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Road trip: Former Thunderbird rides

by Staff Sgt. Randy Redman
Thunderbolt editor

Col. (ret.) Gary Younglove is on a unique trip on his bike across America to visit the remaining nine F-4 Phantoms that flew as Thunderbirds.

Shown here in 1972, Capt. Gary Younglove poses for a publicity shot for the Thunderbirds.

Top photo by Staff Sgt. Randy Redman

From the roar of the jet engines to the rumble of a V-twin, one former Thunderbird can't get enough of life on the road.

Gary Younglove, retired administrative officer for the U.S. Air Force Aerial Demonstration Squadron, made his first stop at MacDill Tuesday on his nationwide journey to visit each of the original F-4 Phantom Thunderbirds, one of which is on display at MacDill’s Memorial Park.

It all got started in Monett, Miss., where Mr. Younglove, was visiting "Ole Number three." There, Michael Jacobssen, the unofficial historian of the F-4 era, told him there are nine F4Es still around.

"My number on the team was nine. There are nine F-4Es still around. My mind started clicking. ‘I could, as number nine, visit all nine aircraft and pay my respects," said Mr. Younglove, who began riding in 2003. "I realized this may be a major trip... but I have only one life to live."

As the administrative officer, he was not assigned to any particular aircraft on the team and was able to ride in all of the aircraft during his tour from 1970 to 1972.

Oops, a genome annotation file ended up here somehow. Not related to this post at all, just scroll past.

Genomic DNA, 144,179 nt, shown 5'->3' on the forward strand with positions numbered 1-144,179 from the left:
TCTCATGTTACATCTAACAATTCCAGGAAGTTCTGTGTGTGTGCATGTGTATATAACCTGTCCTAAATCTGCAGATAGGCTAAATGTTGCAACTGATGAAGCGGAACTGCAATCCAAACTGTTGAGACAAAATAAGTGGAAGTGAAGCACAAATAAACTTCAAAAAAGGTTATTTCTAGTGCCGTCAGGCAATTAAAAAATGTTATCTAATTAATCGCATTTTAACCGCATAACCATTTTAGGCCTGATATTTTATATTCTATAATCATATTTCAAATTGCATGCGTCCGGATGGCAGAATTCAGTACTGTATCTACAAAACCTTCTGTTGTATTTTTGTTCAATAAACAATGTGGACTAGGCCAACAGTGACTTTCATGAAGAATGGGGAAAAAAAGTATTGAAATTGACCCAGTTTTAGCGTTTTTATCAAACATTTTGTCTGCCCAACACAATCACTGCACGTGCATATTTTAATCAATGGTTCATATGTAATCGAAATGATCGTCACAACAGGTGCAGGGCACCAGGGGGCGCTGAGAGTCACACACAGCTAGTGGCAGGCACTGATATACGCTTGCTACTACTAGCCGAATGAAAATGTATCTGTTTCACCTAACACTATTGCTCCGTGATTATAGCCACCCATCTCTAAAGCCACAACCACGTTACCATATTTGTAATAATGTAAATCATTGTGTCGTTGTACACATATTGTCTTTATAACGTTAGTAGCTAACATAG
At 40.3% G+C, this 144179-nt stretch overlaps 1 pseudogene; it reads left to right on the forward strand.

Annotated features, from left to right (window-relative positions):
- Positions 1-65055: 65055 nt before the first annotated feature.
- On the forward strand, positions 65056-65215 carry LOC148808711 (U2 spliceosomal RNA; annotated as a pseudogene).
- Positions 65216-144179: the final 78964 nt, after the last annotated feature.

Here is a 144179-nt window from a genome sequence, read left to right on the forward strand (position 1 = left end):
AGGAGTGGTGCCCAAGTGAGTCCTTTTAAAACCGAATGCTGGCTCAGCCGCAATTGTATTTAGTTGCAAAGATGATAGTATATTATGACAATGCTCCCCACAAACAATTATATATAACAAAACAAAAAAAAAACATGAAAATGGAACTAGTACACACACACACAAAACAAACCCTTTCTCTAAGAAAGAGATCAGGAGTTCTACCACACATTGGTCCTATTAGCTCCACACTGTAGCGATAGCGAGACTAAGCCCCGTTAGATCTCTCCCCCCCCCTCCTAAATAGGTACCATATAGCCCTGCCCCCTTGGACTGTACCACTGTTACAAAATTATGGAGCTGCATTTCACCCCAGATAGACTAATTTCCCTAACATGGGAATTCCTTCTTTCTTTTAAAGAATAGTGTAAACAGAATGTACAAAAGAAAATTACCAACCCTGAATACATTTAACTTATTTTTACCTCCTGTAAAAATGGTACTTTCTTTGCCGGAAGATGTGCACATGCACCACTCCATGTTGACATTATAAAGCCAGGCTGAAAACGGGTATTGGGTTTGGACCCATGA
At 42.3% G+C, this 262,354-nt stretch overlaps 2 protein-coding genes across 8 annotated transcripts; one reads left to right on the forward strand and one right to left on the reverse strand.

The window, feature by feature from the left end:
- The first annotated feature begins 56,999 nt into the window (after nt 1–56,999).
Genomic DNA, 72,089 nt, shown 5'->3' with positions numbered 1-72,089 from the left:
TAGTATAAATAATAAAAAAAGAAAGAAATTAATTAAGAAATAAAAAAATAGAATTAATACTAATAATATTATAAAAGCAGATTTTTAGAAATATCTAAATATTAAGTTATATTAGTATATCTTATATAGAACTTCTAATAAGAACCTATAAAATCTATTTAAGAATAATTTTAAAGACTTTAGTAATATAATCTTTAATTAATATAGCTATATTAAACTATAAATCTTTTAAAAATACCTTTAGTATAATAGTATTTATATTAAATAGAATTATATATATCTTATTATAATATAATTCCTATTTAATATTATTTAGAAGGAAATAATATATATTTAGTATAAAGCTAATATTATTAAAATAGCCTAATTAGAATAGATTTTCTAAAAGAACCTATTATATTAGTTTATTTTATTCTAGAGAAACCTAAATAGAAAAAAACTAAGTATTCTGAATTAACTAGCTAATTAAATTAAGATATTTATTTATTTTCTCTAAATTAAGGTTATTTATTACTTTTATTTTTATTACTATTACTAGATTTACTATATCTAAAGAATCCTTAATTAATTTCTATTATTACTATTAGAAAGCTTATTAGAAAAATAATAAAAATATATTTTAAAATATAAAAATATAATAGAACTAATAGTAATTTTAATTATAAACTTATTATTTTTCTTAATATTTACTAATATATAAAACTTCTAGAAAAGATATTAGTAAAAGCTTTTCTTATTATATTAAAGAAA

"I've actually been in the back of this airplane when it was with the Thunderbirds," said Mr. Younglove.

Tail number 66-0302, also known as Thunderbird Number One, has a rich history including assignments to MacDill in 1968 and again in 1975. Its most high profile assignment was from 1969 until 1973, when it flew in the lead position for the Thunderbirds. It has been on display at MacDill since 1985.

The Phantom was the first multi-service aircraft, flying concurrently with the Air Force, Navy and Marine Corps. According to Boeing.com it is the first and only aircraft ever to be flown concurrently by both the Thunderbirds, and the Navy's Blue Angels.

The Air Force used 11 aircraft during that period. Two of the aircraft were lost to crashes. The remaining nine aircraft still exist, and seven of them are on display around the United States. The other two are still in mothball storage at Davis-Monthan AFB, Ariz.

Mr. Younglove maintains a website dedicated to documenting his journey, which can be accessed at www.gdyounglove.net/thunderbirdsondisplay/index.htm. The Web address is a little long, but well worth typing if someone is interested in seeing history unfold before their eyes.

The trip is in two parts with several legs to each part. Part one is the Eastern segment and part two is the Western segment. Destination points and tail numbers for the first segment include MacDill (66- 0302), the VFW post in Athens, Tenn. (66- 0319) and the city park of Monett, Miss. (66- 0315). Mr. Younglove will rack up about 3,300 miles on this segment.

The second part of the trip will take him to American Legion Post #109 (66-0294), Davis-Monthan AFB, Ariz. (66-0291 and 66-0377), Pima Air and Space Museum in Tucson, Ariz. (66-0329 ), Castle Air Museum in Atwater, Calif. (66-0289) and Battle Mountain, Nev. (66-0286). The Yamaha V-Star Mr. Younglove is riding will roll over another 3,900 miles on this segment of the trip.

On his way out the gate toward Tennessee, Mr. Younglove was all smiles and gave a big thumbs-up. The remainder of his trip promises plenty of time in the saddle, with beautiful scenery and adventure along the way. When finished, his adventure is slated to be published in Roadbike magazine.



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